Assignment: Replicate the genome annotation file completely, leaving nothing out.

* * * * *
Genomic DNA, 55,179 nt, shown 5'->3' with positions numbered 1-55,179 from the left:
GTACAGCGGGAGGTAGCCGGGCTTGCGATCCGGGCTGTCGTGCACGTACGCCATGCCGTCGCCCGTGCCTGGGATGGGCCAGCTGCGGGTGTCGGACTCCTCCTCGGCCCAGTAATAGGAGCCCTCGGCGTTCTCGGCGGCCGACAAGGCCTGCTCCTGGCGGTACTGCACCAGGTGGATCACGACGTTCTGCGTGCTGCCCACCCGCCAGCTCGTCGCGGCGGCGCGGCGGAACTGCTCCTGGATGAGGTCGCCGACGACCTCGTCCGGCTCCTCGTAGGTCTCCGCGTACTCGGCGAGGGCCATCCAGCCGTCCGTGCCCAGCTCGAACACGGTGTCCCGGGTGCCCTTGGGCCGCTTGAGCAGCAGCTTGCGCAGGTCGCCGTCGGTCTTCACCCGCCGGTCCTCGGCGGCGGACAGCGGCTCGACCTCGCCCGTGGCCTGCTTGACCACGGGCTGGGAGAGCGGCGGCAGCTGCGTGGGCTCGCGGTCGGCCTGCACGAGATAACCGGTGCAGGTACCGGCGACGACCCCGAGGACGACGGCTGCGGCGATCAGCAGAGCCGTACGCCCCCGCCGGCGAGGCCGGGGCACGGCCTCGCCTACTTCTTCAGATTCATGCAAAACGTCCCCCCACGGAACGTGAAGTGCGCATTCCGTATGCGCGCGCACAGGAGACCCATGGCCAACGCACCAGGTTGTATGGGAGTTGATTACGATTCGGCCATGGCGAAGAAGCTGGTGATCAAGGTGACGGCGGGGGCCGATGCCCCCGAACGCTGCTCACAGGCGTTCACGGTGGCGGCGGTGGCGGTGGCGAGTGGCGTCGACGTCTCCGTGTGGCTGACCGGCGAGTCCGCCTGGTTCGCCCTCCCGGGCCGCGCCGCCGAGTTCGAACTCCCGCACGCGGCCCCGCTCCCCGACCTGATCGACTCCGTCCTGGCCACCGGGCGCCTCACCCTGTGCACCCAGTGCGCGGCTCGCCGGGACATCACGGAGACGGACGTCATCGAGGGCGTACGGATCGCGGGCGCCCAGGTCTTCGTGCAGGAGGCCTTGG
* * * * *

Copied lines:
Genomic DNA, 55,179 nt, shown 5'->3' with positions numbered 1-55,179 from the left:
GTACAGCGGGAGGTAGCCGGGCTTGCGATCCGGGCTGTCGTGCACGTACGCCATGCCGTCGCCCGTGCCTGGGATGGGCCAGCTGCGGGTGTCGGACTCCTCCTCGGCCCAGTAATAGGAGCCCTCGGCGTTCTCGGCGGCCGACAAGGCCTGCTCCTGGCGGTACTGCACCAGGTGGATCACGACGTTCTGCGTGCTGCCCACCCGCCAGCTCGTCGCGGCGGCGCGGCGGAACTGCTCCTGGATGAGGTCGCCGACGACCTCGTCCGGCTCCTCGTAGGTCTCCGCGTACTCGGCGAGGGCCATCCAGCCGTCCGTGCCCAGCTCGAACACGGTGTCCCGGGTGCCCTTGGGCCGCTTGAGCAGCAGCTTGCGCAGGTCGCCGTCGGTCTTCACCCGCCGGTCCTCGGCGGCGGACAGCGGCTCGACCTCGCCCGTGGCCTGCTTGACCACGGGCTGGGAGAGCGGCGGCAGCTGCGTGGGCTCGCGGTCGGCCTGCACGAGATAACCGGTGCAGGTACCGGCGACGACCCCGAGGACGACGGCTGCGGCGATCAGCAGAGCCGTACGCCCCCGCCGGCGAGGCCGGGGCACGGCCTCGCCTACTTCTTCAGATTCATGCAAAACGTCCCCCCACGGAACGTGAAGTGCGCATTCCGTATGCGCGCGCACAGGAGACCCATGGCCAACGCACCAGGTTGTATGGGAGTTGATTACGATTCGGCCATGGCGAAGAAGCTGGTGATCAAGGTGACGGCGGGGGCCGATGCCCCCGAACGCTGCTCACAGGCGTTCACGGTGGCGGCGGTGGCGGTGGCGAGTGGCGTCGACGTCTCCGTGTGGCTGACCGGCGAGTCCGCCTGGTTCGCCCTCCCGGGCCGCGCCGCCGAGTTCGAACTCCCGCACGCGGCCCCGCTCCCCGACCTGATCGACTCCGTCCTGGCCACCGGGCGCCTCACCCTGTGCACCCAGTGCGCGGCTCGCCGGGACATCACGGAGACGGACGTCATCGAGGGCGTACGGATCGCGGGCGCCCAGGTCTTCGTGCAGGAGGCCTTGG